In addition, Research In Motion (RIM) of Waterloo, Ontario, Canada (which has shown strong growth in enterprise users) and MediaTek Inc of Hsinchu, Taiwan (which focuses on low-cost platforms for emerging markets) have become two of Skyworks fastest-growing customers. During the quarter, Skyworks launched power amplifier modules for RIM’s 8830 world phone, and xtended partnership with MediaTek beyond EDGE to now encompass low-cost GPRS solutions.

“Further, with our implementation of a hybrid internal manufacturing and outsourcing strategy [for both foundry and assembly services], we are well positioned to profitably capture the increasing demand for highly integrated linear products and front-end solutions,” reckons Aldrich, who believes that Skyworks can outpace the growth in its addressable market. Last week Skyworks announced the conversion of its gallium arsenide fabrication facility in Newbury Park, CA, USA from 4-inch to 6-inch wafers. “Our operating model enables us to maintain high operating capacity utilization by creating second sources for high fixed-cost services like foundry and assembly,” says Aldrich. This gives supply chain flexibility, lowers capital investment, and provides the ability to meet upside demand, which should improve gross margin and lower capital expenditure he adds.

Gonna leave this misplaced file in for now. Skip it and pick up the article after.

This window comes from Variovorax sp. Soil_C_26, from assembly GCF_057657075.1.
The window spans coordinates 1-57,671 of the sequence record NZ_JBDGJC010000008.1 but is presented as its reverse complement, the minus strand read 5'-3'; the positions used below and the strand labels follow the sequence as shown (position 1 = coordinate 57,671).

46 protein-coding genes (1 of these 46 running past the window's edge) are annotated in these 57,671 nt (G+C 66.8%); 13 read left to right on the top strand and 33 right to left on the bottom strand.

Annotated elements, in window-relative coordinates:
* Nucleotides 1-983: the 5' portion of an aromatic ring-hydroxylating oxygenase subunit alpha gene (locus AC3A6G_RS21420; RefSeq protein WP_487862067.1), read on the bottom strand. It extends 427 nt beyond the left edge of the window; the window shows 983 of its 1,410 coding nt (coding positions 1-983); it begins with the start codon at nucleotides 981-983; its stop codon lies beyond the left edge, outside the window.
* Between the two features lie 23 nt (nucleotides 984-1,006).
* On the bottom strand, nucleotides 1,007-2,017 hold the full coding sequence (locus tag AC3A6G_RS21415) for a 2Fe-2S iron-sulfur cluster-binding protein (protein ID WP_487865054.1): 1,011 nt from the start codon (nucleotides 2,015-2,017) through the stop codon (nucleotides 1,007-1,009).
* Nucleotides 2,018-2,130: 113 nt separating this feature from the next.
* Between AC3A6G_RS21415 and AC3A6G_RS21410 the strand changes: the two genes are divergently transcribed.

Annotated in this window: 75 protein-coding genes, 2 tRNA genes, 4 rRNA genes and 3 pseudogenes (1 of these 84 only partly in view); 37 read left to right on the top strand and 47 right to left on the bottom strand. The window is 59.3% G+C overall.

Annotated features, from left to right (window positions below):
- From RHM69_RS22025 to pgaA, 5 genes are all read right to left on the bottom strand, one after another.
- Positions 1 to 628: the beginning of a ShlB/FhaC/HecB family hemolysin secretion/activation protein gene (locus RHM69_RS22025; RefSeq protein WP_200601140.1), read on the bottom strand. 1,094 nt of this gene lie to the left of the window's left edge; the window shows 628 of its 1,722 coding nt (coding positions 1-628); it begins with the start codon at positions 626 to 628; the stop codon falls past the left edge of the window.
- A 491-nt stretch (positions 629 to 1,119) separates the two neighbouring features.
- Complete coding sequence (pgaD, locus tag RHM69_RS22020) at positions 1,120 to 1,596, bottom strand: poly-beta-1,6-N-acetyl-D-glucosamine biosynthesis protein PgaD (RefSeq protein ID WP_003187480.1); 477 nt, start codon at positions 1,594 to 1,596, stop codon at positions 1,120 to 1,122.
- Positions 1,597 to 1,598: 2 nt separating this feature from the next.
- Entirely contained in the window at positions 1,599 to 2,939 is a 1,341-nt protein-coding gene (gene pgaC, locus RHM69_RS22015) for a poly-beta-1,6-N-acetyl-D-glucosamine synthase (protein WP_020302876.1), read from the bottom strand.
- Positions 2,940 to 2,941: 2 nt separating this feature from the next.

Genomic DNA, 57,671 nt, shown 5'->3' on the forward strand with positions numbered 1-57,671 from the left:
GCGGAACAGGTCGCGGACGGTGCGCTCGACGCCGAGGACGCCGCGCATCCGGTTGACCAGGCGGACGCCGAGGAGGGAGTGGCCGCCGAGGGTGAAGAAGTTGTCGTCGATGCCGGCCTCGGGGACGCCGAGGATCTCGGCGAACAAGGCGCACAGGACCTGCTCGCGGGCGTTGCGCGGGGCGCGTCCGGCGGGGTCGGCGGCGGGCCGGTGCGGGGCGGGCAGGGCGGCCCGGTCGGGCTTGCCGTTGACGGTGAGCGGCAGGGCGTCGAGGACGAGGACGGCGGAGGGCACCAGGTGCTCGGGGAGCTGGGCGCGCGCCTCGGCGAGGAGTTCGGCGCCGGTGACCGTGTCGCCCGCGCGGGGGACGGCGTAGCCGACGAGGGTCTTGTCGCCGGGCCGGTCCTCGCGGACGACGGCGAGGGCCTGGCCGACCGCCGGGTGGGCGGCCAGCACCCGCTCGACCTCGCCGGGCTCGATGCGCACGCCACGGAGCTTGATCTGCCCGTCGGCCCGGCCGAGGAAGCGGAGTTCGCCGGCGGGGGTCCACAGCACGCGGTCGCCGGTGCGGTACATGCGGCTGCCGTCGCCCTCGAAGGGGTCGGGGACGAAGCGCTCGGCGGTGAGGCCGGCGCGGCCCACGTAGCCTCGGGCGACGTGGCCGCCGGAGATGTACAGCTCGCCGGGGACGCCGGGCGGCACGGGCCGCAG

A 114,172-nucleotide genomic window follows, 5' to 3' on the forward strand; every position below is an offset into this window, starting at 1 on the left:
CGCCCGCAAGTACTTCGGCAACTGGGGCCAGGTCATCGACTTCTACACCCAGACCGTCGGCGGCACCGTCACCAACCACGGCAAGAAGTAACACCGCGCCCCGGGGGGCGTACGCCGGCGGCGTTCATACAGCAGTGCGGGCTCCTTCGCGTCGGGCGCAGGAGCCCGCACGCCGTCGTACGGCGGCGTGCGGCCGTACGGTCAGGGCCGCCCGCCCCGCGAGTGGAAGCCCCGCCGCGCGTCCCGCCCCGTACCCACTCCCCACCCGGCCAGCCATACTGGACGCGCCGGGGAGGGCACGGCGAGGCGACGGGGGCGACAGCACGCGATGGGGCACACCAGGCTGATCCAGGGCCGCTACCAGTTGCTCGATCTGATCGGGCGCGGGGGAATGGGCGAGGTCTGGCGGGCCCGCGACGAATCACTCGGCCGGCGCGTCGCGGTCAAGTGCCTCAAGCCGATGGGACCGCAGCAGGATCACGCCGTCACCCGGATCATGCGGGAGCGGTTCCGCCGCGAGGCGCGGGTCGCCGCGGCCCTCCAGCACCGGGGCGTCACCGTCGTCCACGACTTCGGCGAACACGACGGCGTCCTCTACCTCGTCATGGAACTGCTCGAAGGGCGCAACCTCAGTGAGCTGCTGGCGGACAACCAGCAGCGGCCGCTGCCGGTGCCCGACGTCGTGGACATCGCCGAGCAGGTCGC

Indeed, regarding the transition from 4-inch to 6-inch wafers, Palette adds that, over the last few years, Skyworks has done a lot of work to provide copy exact capability for critical processes (e.g. pHEMTs and HBTs) at foundry partners, and has already acquired much of the required 6-inch equipment for its internal manufacturing transition. The firm is still buying some new equipment and qualifying new processes. However, this fits comfortably into the capital expenditure profile that Skyworks has had for the last several quarters, Palette adds.

Also during the quarter, Skyworks acquired 16 fundamental heterojunction bipolar transistor (HBT) and RF MEMS patents developed by Rockwell Science Center, and also acquired the proprietary GaAs power amplifier (PA)/front-end module (FEM) intellectual property, patents and rights to designs and reference designs of Freescale Semiconductor Inc of Austin, TX (which has decided to exit the PA business to focus on its core strengths). Freescale is now a reference design partner for Skyworks. Through 2008, Skyworks will have the vast majority of Motorola share (for PAs), reckons Aldrich.

“Given strong order visibility and the ramp of our newest analog and front-end module designs, we once again anticipate revenue growth approaching 10% on a sequential basis [to $207m for fiscal first-quarter 2008, to end-December],” says Palette. “Operationally, we plan to continue to leverage our diversified business model, further expand our gross margin to between 39.5 and 40.0% and, in turn, deliver earnings per share of $0.15-$0.17, on a non-GAAP basis.”

See related items:

Skyworks converting GaAs HBT fab to 6-inches and partnering with Taiwanese foundries

RFMD, Skyworks and Triquint grew GaAs device market share to 55% in 2006

Skyworks grows profit, driven by linear product launches and 3G ramps